thu 23/05/2024

Opera Features

Best of 2018: Opera

David Nice

Outnumbered by four to one: out of the classical/opera team, Alexandra Coghlan, Jessica Duchen, David Benedict and...

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theartsdesk in Brno: Czech 100th feted through Janáček and Smetana

David Nice

Five of Leoš Janáček's 10 operas are staples of the worldwide repertoire. Two I'd never seen on stage, so the slice I chose of the19-day festival devoted to all of them for the second time in the history of Brno, the cultured Moravian capital where he spent most of his life, tended to the rare and local.

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'I’ve told everyone that it’s a comedy – but will anyone laugh?' Jonathan Dove on his new Marx opera

Jonathan Dove

Marx is having a terrible day. He is supposed to be finishing volume two of Capital but he’s distracted by his lust for the maid, workmen are taking away the furniture, his daughter thinks she’s caught a spy.... and what will his wife say when she discovers he’s taken her silver to the pawnbroker?  Where is Engels when Marx needs him most?

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theartsdesk in Gothenburg - Wagner's gold turns green

Boyd Tonkin

Before we hear a note, extras dressed as maintenance staff potter about the stage. They try to erase a scrawled slogan on a wall that reads “Hur allt började”: how it all began. “It” is the story of Wagner’s Ring cycle as presaged in the introductory drama of Das Rheingold, which kicks off the tetralogy.

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theartsdesk in Stockholm: the Birgit Nilsson Prize unites two great Wagnerian sopranos

David Nice

Why are great Wagnerian singers the most down-to-earth and collegial in the world of opera? Perhaps you have to be to master and sustain the biggest roles in the business, ones which can't be performed in isolation, and a strong constitution helps, too. Birgit Nilsson, the farmer's daughter born in rural Sweden 100 years ago, had all those qualities and many more.

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Montserrat Caballé (1933-2018): from Bellini to 'Barcelona'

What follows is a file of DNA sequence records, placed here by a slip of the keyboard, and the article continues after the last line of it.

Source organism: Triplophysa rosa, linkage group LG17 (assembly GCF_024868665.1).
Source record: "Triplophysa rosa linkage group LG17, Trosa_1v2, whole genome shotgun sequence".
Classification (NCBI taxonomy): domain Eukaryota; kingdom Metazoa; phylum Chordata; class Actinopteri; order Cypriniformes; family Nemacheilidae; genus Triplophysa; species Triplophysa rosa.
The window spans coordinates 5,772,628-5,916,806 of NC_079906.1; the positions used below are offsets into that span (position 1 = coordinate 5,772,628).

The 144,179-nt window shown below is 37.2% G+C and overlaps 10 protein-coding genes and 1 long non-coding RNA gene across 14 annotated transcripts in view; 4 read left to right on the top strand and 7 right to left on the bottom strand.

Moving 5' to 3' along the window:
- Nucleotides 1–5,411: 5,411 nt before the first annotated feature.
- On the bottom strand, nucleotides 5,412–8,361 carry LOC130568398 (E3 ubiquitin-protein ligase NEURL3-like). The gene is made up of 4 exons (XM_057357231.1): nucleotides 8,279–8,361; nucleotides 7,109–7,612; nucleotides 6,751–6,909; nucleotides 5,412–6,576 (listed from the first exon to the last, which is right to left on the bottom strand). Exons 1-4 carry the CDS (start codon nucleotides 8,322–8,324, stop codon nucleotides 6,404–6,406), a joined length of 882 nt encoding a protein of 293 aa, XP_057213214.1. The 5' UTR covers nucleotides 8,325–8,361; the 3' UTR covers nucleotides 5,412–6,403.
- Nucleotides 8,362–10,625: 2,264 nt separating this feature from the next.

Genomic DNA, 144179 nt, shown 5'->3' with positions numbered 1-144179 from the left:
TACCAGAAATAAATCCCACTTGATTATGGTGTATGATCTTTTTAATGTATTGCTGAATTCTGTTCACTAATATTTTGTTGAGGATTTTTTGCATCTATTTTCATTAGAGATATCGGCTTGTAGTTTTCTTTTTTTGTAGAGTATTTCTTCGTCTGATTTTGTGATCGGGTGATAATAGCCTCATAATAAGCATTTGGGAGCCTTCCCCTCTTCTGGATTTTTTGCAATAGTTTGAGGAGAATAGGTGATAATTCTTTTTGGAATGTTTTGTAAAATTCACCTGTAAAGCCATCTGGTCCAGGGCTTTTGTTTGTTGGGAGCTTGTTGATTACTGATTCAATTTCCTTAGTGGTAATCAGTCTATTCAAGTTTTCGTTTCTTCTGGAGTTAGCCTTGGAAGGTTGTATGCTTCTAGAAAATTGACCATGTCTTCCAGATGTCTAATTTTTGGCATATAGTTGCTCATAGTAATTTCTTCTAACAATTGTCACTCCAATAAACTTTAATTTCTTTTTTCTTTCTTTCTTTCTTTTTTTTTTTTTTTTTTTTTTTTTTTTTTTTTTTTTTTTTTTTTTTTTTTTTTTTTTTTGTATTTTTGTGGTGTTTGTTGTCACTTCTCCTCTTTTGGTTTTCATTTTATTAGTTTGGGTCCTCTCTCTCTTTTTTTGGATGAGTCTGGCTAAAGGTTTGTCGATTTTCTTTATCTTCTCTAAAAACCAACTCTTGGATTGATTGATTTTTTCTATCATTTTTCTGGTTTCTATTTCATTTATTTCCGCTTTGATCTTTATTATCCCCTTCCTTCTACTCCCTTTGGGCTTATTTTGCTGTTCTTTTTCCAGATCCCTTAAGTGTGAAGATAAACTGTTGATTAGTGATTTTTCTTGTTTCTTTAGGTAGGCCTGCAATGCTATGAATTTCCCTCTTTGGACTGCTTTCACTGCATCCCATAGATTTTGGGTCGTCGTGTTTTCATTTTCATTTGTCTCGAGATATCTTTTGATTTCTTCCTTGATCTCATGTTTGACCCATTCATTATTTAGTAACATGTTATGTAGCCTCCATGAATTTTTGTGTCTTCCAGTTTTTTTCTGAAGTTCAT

David Nice

Her special claim to fame was the most luminous pianissimo in the business, but that often went hand in velvet glove with fabulous breath control and a peerless sense of bel canto line. To know Maria de Montserrat Viviana Concepción Caballé i Folch, born in Barcelona 85 years ago, was clearly to love her. I never did (know her, that is), and I only saw her once, in a 1986 recital at the Edinburgh Festival.

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theartsdesk at the Suoni dal Golfo Festival - romantics shine in the Bay of Poets

David Nice

If only Liszt had started at the end of his Byron-inspired opera Sardanapalo. The mass immolation of Assyrian concubines might have been something to compare with the end of Wagner's Götterdämmerung. Instead he only sketched out the first act, complete until nearly the end, and the inevitable comparisons with the Wagner of the late 1840s are not unfavourable by any means.

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'I wanted a juke box that plays nothing but flip-sides' - Jeremy Sams on The Enchanted Island

Jeremy Sams

I have many files, in bulging boxes and dusty corners of my computer, of projects that, for whatever reason, never came to fruition. To be honest I’ve forgotten most of them. And I wrongly assumed that The Enchanted Island would be one of those abandoned orphans. On the face of it the notion was fanciful.

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theartsdesk at Itinéraire Baroque 2018 - canaries in front of a Périgord altar

David Nice

Brits are the folk you expect to encounter the most in the rural-England-on-steroids of the beautiful Dordogne. In my experience they outnumber the French, at least in high summer, not just as visitors and retired homeowners but also as artisans selling their wares in Riberac's big Friday market.

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Greed as the keynote: Robert Carsen on the timelessness of 'The Beggar's Opera'

Robert Carsen

In the time of composer John Gay, greed and self-interest were the main motives for life; and his work The Beggar’s Opera is an open critique on the way that society behaved. The work’s opening number sets the tone, basically saying: “we all abuse each other, we all steal from each other, we all want to get as much as we can and to hell with everybody else.”

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